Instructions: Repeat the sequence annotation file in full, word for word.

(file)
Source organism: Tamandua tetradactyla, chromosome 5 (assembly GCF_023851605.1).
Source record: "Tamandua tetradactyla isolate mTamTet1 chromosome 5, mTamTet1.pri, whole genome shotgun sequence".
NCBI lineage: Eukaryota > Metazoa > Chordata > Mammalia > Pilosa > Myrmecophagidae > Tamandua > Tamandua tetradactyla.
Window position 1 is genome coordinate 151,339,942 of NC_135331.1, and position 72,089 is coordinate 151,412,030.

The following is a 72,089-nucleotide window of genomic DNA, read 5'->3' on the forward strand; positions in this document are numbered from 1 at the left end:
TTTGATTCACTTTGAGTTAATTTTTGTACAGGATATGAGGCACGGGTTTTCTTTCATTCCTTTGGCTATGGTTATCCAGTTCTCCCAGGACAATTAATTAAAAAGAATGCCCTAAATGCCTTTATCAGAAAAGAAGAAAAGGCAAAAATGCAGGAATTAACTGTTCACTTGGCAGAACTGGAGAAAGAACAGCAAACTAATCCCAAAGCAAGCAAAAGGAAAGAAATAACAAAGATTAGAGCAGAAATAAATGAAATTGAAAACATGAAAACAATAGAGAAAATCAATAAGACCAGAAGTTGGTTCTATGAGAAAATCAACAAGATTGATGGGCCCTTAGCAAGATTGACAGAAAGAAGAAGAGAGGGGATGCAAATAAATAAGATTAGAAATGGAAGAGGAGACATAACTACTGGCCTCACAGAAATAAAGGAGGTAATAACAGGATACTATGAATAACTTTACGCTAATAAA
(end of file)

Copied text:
Source organism: Tamandua tetradactyla, chromosome 5 (assembly GCF_023851605.1).
Source record: "Tamandua tetradactyla isolate mTamTet1 chromosome 5, mTamTet1.pri, whole genome shotgun sequence".
NCBI lineage: Eukaryota > Metazoa > Chordata > Mammalia > Pilosa > Myrmecophagidae > Tamandua > Tamandua tetradactyla.
Window position 1 is genome coordinate 151,339,942 of NC_135331.1, and position 72,089 is coordinate 151,412,030.

The following is a 72,089-nucleotide window of genomic DNA, read 5'->3' on the forward strand; positions in this document are numbered from 1 at the left end:
TTTGATTCACTTTGAGTTAATTTTTGTACAGGATATGAGGCACGGGTTTTCTTTCATTCCTTTGGCTATGGTTATCCAGTTCTCCCAGGACAATTAATTAAAAAGAATGCCCTAAATGCCTTTATCAGAAAAGAAGAAAAGGCAAAAATGCAGGAATTAACTGTTCACTTGGCAGAACTGGAGAAAGAACAGCAAACTAATCCCAAAGCAAGCAAAAGGAAAGAAATAACAAAGATTAGAGCAGAAATAAATGAAATTGAAAACATGAAAACAATAGAGAAAATCAATAAGACCAGAAGTTGGTTCTATGAGAAAATCAACAAGATTGATGGGCCCTTAGCAAGATTGACAGAAAGAAGAAGAGAGGGGATGCAAATAAATAAGATTAGAAATGGAAGAGGAGACATAACTACTGGCCTCACAGAAATAAAGGAGGTAATAACAGGATACTATGAATAACTTTACGCTAATAAA